Better with You
What parents need to know
Parents Need to Know
Parents need to know that this sitcom focuses on committed relationships among six adults -- two sisters, their parents, and their significant others. The youngest character is in her late 20s, and she and her boyfriend are getting married because of a pending pregnancy. Another couple has consciously chosen not to get married. Still, most sexual situations are mild (i.e., suggested rather than shown). Older teens can handle the content, which will probably appeal to them on some level, and is essentially free of any iffy language, violence, or substance abuse.
What's the story?
BETTER WITH YOU follows the ups, downs, and everyday dealings between three different couples: Mia and Casey (Joanna Garcia and Jake Lacy), who've been dating for just seven and a half weeks; Maddie and Ben (Jennifer Finnigan and Josh Cooke), who've been together (but not married) for nine years; and Mia and Maddie's parents, Joel and Vicky (Ken Fuller and Debra Jo Rupp), who've been married for 35 years. The family dynamic changes when Mia introduces Casey to the clan and reveals they're getting married -- and having a baby.
Is it any good?
Better with You borrows a lot from the successful Friends formula, except that Mia, Maddie, Vicky, Casey, Ben, and Joel aren’t roommates in the traditional sense -- they’re one, big well-cast family. Casey’s similarities to Friends’ dumb-but-loveable Joey are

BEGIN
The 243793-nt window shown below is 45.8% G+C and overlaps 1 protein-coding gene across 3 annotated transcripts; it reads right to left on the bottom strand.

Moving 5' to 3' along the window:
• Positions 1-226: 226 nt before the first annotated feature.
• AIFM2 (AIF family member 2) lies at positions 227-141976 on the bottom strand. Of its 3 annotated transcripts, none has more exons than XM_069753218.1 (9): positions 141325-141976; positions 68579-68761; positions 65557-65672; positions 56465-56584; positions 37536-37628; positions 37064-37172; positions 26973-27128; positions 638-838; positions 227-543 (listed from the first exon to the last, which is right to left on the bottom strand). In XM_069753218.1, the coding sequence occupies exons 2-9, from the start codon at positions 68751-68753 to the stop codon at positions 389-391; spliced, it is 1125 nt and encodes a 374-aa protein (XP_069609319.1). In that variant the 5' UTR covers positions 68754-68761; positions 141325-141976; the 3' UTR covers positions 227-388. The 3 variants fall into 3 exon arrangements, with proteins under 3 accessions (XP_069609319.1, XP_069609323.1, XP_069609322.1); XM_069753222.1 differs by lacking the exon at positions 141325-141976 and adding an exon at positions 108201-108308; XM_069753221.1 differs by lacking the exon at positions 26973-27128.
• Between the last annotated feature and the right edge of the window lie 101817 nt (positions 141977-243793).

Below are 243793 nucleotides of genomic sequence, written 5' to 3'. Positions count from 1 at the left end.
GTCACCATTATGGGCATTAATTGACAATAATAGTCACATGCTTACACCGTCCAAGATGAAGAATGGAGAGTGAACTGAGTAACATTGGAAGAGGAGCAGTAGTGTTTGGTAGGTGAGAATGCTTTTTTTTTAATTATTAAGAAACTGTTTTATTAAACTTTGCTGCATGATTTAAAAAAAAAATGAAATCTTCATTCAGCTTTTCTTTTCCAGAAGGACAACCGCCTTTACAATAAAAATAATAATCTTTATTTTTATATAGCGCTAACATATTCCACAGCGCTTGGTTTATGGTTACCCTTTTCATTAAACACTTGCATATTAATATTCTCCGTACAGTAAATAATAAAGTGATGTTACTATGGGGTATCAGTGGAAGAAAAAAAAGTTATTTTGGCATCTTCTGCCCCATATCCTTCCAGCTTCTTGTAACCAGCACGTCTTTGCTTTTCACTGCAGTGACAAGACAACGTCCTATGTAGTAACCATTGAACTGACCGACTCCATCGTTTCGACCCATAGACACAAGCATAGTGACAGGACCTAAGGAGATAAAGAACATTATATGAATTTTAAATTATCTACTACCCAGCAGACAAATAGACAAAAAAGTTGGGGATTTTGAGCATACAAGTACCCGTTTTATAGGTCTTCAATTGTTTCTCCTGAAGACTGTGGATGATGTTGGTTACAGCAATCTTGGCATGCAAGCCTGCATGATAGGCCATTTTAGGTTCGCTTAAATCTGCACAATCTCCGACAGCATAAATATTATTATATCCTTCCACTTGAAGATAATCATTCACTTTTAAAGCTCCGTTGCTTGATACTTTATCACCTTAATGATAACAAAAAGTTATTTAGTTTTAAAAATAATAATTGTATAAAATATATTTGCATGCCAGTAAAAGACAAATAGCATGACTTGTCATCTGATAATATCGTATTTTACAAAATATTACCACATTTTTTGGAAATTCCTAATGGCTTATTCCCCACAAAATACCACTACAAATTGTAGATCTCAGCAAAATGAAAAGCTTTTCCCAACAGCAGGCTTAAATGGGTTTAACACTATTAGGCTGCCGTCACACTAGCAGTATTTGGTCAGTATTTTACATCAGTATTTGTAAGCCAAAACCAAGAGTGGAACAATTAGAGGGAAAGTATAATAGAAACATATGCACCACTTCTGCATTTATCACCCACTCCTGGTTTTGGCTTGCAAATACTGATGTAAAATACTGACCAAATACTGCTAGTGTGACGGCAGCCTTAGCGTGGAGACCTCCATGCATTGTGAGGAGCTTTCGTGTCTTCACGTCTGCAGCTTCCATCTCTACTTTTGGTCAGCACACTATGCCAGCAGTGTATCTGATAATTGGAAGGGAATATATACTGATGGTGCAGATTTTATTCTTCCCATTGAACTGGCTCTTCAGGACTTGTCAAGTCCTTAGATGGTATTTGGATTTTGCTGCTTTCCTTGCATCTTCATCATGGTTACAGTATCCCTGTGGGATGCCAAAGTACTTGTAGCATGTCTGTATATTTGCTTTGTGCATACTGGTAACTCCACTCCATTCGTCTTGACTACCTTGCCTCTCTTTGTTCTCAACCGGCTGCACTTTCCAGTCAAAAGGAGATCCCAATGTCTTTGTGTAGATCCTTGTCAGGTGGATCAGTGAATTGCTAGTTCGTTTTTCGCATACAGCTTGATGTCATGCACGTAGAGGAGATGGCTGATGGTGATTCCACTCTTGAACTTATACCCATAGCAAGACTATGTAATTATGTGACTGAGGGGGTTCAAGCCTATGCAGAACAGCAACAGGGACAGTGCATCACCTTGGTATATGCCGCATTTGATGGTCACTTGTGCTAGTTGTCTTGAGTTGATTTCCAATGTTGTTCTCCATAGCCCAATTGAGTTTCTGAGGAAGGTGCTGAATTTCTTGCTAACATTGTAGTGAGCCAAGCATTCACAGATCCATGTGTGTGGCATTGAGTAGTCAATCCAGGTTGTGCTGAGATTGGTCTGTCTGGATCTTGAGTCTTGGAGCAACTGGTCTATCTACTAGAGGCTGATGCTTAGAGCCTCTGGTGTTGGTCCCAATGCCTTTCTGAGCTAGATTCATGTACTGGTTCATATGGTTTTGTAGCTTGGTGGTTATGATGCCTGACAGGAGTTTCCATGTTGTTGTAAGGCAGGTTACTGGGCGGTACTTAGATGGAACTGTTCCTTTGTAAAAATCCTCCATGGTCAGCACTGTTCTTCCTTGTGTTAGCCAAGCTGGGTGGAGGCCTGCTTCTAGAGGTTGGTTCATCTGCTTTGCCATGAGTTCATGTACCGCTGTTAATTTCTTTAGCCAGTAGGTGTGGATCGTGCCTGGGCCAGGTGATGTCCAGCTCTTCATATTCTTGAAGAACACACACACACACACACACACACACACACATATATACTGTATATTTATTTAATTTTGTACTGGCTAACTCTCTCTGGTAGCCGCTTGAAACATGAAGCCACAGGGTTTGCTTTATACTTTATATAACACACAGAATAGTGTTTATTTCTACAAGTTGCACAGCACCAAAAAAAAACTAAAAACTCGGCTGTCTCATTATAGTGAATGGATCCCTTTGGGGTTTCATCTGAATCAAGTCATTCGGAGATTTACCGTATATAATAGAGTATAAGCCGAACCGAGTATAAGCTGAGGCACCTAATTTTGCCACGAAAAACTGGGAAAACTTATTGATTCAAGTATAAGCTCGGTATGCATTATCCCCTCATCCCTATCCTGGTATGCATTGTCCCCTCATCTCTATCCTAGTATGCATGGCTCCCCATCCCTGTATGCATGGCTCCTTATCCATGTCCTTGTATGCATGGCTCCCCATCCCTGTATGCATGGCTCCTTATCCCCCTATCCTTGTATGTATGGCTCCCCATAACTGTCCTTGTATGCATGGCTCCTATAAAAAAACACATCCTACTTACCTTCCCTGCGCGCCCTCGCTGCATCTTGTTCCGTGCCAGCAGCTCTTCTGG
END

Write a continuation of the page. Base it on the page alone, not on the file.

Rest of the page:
merely probably a coincidence. Or not. But Better with You still feels fresh thanks to zippy timing, palpable chemistry, and a sense that, comedically speaking, everyone’s pulling their weight.
It's also fun to see the pros and cons of partnering play out at three different points along the relationship spectrum. True, the younger characters get a bit more camera time, and the parents' 35-year marriage is mostly reduced to bottled-up seething and dysfunction. But when Mom and Dad deliver a line, they usually get the last laugh.
Families can talk about...
Families can talk about relationships and how TV pairings compare with reality. Does the concept of following three different couples at three different stages of being together lend a sense of realism to what you're seeing? Does the show make any exaggerations for the sake of comedy?
What are the consequences of premarital sex for Mia and Casey? Are there fewer complications because they're older?
What do you think about Maddie and Ben's "valid life choice" to not be married? Would marriage change their relationship much considering they've already been together for nine years? What are the pros and cons of saying "I do"?